The next 'Potter'? 'Hunger Games' takes kids to darker, more violent place.
The buzz over the 'Hunger Games' movie suggests a new blockbuster young-adult franchise is being born. But the coming-of-age tale set in a fascist future has less humor than 'Potter.'
Renee Jones Schneider/The Minneapolis Star Tribune/AP
The movie version of book one inÂ â€śThe Hunger Gamesâ€ť trilogy is still a week away, but if fan-site buzz and advance ticket sales are any sign, another blockbuster young-adult franchise is being born.
"Harry Potter" begat â€śTwilight,â€ť whichÂ begat â€śThe Hunger Games,â€ť butÂ each begetting has its own quirks.
This series â€“ starring a trio of teens, a format familiar to Harry Potter fans â€“ features a 16-year-old heroine at the helm. It is darker, more dystopian, and less humorous than the tale of the young wizards faced with saving their world from the evil Lord Voldemort.
This time, the foe is aÂ bloodless government that has the people ofÂ aÂ fascist, post-apocalyptic futureÂ firmly in its grip.Â The 12Â districts of Panem, the entity that has replacedÂ the USÂ in this grittier and quite forsaken devastated land,Â are annually forced to send child warriors to battle in a televised, lethal, American Idol-style elimination game.
Green skin and cat eyes aside, this is a far less fantastical place â€“ only one survivorÂ can emerge.
The appeal of this tale is very similar to that of the Harry Potter books, but it takes the narrative to a slightly more mature place,Â says Elisabeth Gruner, associate professor of English at the University of Richmond.
â€śThese are more sophisticated, more violent, and they aim forÂ an older audience,â€ť she says. But, she points out the key similarity in all these recent multi-book narratives, one that is common to much of childrenâ€™sÂ literature.
â€śThey put children in the middle of the action, positioning them as the saviors ofÂ a larger, more confusing adult world,â€ť she says,Â pointing to everything from the Lewis Carroll Alice tales, where Alice is at the heart of the story, to Lord of the Rings. â€śThey may have been Hobbits,â€ť she notes, â€śbut for the purposes of storytelling, they were perceived as adolescentsÂ up against a far more powerfulÂ people.â€ť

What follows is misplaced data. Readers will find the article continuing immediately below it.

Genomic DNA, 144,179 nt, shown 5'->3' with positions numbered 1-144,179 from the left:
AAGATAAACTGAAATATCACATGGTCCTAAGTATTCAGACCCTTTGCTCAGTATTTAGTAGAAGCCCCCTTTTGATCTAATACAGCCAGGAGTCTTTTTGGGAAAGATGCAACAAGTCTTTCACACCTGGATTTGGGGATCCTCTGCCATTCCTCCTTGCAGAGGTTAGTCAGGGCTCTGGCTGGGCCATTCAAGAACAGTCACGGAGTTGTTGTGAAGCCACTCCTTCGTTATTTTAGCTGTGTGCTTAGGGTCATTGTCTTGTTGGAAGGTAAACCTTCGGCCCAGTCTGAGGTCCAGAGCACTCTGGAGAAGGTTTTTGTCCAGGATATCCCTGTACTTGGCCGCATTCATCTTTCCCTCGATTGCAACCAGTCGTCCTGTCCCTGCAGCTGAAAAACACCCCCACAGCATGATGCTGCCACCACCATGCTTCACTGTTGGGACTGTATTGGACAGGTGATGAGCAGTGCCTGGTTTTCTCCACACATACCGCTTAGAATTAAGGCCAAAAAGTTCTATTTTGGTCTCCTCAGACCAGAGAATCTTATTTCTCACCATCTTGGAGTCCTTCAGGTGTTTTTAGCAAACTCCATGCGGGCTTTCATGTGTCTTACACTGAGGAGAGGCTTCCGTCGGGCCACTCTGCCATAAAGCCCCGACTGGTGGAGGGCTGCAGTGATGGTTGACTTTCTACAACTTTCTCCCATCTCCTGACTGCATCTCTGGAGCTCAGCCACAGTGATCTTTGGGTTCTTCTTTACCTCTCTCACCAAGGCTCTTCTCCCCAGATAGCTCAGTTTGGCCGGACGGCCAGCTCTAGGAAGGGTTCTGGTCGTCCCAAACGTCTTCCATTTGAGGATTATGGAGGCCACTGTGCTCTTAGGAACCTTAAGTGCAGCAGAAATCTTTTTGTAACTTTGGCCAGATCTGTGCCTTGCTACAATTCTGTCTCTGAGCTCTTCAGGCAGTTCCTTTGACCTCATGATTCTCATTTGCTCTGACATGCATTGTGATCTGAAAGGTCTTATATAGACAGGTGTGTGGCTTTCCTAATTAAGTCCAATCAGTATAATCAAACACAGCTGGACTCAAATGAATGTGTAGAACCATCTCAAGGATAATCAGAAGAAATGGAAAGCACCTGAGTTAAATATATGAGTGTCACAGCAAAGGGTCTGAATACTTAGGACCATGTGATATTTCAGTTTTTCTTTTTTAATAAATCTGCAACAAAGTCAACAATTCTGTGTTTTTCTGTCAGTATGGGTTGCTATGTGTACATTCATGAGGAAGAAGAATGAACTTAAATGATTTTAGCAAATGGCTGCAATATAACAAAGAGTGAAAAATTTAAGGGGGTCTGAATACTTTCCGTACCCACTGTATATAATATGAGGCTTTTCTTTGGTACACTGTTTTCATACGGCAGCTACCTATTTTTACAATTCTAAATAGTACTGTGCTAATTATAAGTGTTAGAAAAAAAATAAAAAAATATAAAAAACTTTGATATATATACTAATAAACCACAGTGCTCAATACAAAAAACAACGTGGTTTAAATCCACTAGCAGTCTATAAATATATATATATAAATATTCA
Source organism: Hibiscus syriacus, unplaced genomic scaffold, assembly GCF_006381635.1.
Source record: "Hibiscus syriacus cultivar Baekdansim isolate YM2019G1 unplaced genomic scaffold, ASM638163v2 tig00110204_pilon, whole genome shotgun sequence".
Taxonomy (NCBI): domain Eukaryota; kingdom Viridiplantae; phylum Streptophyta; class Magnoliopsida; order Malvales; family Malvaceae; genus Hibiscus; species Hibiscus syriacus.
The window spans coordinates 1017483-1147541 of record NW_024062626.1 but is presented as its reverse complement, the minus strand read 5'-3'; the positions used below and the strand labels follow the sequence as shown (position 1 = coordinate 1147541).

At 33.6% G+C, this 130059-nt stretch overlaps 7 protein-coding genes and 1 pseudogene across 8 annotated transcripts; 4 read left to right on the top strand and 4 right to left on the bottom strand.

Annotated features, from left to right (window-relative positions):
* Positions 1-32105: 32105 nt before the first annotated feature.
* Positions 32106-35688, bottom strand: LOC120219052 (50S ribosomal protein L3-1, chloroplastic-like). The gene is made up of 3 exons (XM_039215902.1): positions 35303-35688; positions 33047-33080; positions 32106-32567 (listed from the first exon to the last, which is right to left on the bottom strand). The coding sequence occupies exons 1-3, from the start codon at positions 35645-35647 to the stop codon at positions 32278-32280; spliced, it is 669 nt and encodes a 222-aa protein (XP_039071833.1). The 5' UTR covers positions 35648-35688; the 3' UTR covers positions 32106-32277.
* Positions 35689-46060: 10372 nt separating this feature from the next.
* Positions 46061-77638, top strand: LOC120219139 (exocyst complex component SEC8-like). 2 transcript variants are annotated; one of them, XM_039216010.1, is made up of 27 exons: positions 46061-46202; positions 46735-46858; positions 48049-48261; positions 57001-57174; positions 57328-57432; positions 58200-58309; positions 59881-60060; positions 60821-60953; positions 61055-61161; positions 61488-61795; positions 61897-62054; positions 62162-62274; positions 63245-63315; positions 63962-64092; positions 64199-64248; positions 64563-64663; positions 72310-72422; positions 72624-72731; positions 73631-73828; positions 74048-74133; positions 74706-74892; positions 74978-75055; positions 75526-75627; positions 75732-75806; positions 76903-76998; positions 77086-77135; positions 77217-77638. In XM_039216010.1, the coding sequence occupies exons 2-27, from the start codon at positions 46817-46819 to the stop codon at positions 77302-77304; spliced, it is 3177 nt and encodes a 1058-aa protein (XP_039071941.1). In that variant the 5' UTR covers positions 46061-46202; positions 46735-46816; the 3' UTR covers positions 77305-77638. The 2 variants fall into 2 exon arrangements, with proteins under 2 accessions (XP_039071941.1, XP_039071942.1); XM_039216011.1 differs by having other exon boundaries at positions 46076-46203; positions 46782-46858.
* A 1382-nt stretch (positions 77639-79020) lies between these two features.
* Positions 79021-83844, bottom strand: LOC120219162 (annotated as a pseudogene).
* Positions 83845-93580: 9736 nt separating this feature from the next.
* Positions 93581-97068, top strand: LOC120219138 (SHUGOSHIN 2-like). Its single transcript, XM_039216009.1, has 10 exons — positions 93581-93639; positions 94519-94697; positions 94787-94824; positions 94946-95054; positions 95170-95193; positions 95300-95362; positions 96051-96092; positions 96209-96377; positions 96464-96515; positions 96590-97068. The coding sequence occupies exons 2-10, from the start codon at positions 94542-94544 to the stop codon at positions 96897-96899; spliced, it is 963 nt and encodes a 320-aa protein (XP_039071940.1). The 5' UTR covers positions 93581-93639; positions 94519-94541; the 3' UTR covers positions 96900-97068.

Many of the fans have embracedÂ Hunger GamesÂ with as much commitment as they did Harry Potter. Boston-area high schoolÂ sophomore Abbie Kaplan says the violence in Hunger Games was an adjustment.
â€śIÂ had never read anything that detailed before,â€ť she says, â€śbut after I got used to it I really got into it.â€ť The 15-year-old Boston Latin student says she found many parallels between the descriptions in the books and the contemporary world around her, and in some waysÂ found this discouraging.
â€śIt is very corrupt,â€ť she says of theÂ politics described in the book, and adds, â€śthe book obviously exaggerates things but clearly the author has some feelings about the world we live in today.â€ťÂ She ticks off the issues she seesÂ surfacingÂ throughout the narrative, including â€śmanipulation of power and innocent people dying for no reason.â€ť
But, Ms. Kaplan also identifies with the coming-of-age story that lies at the heart ofÂ KatnissÂ Everdeenâ€™s struggle to survive and fight backÂ against overwhelming odds. The central character takes the place of her younger sister, who has beenÂ designated to fight in the Hunger Games contest.
â€śShe chooses to sacrifice herself for her younger sister,â€ť she says, adding that she has a younger brother the same age. â€śI donâ€™t know what I would have done,â€ť she says, noting that because theyÂ are nearly the same age, she relates to the characterâ€™s thoughts and feelings, adding, â€śshe has such amazing courage and strength.â€ť
The storyâ€™s violence has been raising concern about theÂ power of the imagery when it migrates from the page to the big screen, points out Us WeeklyÂ editor Albert Lee.
But, he notes, â€śpeople have beenÂ wringing their hands about violence and children ever sinceÂ Disney killed off Bambiâ€™s mother.â€ť
Mr. Lee says director Gary Ross has gone to great lengths to keep the violence suggestiveÂ more than graphic. But, he adds, this grappling with terrifying forces is at the heart of a good childrenâ€™s story.
â€śGo back to the scariest fairy tales in the Brothers Grimm and you realize this is what good childrenâ€™s stories are about,â€ť he says, â€śthe stakes are high, but it shows children they can deal with a scary world.â€ť